Search engine optimization is a constantly evolving field, and every time Google or the other major search engines decide that they need to improve their users’ experiences, “experts” come up with all kinds of new tips and tricks.
The real scoop is this: if you’re doing the right thing in the first place, which happens to be what Google has been asking everyone to do all along, you’ll be able to weather algorithm updates and come out better off than you were before.
So what is Google asking everyone to do?
Create value for searchers. Unfortunately, many law firms don’t even know where to begin.
Naturally, there are things you need to do to maintain your site’s health – and part of keeping your site healthy is to avoid being sucked in by the seven biggest SEO myths.
Some people are claiming that link-building is dead, but the exact opposite is true.
Here’s the word, straight from Google’s Matt Cutts (he’s the head of Google’s Webspam Team): “We have run experiments like that internally, and the quality looks much, much worse. It turns out backlinks, even though there’s some noise and certainly a lot of spam, are still a really, really big win in terms of quality for search results.”
Of course ranking matters. The first organic result on Google gets 32 percent of all the clicks for the user’s query. The second result gets only 14 percent, and the numbers drop dramatically from there.
More than 71 percent of all searches result in a click within the first page’s organic results. How could ranking not matter?
Black hat SEO practices gave search engine optimization a bad name. However, SEO is essential – and it’s not about tricking the search engines. In fact, good SEOs won’t try to trick the search engines; getting caught trying to game the results puts websites in Google’s penalty box, and nobody wants that for their clients.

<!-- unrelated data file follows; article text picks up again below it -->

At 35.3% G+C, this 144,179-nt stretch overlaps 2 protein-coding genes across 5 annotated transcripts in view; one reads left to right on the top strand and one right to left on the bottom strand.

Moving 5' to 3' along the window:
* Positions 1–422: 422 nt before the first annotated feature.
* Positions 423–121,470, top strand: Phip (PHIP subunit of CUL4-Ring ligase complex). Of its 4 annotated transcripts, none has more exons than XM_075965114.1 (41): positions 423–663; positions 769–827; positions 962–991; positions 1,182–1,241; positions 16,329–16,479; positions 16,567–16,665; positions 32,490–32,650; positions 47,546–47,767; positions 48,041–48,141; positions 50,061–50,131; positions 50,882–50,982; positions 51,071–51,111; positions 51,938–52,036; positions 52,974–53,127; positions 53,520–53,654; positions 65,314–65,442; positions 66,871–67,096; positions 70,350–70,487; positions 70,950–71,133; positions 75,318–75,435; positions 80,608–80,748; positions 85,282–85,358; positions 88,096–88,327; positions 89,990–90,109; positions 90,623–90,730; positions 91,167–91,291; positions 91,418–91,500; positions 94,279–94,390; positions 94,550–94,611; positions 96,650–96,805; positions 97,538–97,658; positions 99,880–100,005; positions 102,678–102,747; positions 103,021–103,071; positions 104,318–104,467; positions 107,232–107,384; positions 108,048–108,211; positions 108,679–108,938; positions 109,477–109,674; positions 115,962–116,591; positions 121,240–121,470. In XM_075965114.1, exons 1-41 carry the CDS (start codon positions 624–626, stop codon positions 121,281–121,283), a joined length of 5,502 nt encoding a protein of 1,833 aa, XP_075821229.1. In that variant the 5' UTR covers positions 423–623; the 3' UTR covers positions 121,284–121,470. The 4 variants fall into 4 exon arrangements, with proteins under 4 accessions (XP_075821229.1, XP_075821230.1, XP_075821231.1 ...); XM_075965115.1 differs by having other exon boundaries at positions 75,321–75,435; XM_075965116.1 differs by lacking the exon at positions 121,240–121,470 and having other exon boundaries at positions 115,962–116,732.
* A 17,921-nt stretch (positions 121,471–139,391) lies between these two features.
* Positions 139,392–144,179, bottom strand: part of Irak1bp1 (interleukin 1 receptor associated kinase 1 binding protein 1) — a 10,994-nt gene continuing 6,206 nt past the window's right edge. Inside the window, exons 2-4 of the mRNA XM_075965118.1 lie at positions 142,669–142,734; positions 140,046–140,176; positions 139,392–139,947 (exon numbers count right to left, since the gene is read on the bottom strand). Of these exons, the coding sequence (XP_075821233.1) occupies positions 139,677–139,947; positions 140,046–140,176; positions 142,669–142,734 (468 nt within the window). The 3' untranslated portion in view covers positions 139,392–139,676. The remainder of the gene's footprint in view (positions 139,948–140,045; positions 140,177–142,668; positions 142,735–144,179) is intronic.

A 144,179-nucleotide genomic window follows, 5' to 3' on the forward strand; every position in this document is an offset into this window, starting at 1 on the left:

PageRank used to be important, but it isn’t now – at least not in a meaningful way. Google uses more than 200 metrics in determining the value of a webpage (let that sink in for a minute and refer back to Myth #3).
Google’s John Mueller was asked when they’d update PageRank, and he said, “Probably never. This is something I think we’ve stopped updating, at least the toolbar PageRank that is shown. I don’t know the future of the Toolbar in general, but at least from the PageRank side, this is probably something we’re not going to update.”
Google doesn’t directly use Facebook shares or Twitter favorites in their search engine ranking algorithms, but they’re invaluable tools to make your site rank higher in the search engine results pages, or SERPs.
Because they help search engine crawlers find your pages so they can index them – and they help distribute your content, which leads to links and mentions. Every law firm needs a social media presence.
Keyword density is dead, and it will never be revived. The Googlebot – the crawler that climbs through all of the data on websites – is far too smart to be tricked by outdated tactics like keyword stuffing. Yes, you do need keywords in your content. No, you don’t need a certain number of exact-match keywords.
Thanks to latent semantic indexing, or LSI, the Googlebot can tell what your pages are about without you repeating the same keyword over and over.
Some law firms believe that once they’ve applied today’s SEO techniques to their websites, they’re set for life.
That couldn’t be farther from the truth.SEO is a continual effort because the search landscape is constantly evolving. When Google does something, the other search engines follow suit – and Google changes something every time they discover that they could make their search services better for their users.
There are literally dozens of SEO myths floating around the Internet, and they change as often as algorithms do. These seven are easily busted, but if you get sucked into any of them, you could be condemning your law firm’s website to the dark abyss of page 2, 3 or beyond – and then your potential clients will never find you.
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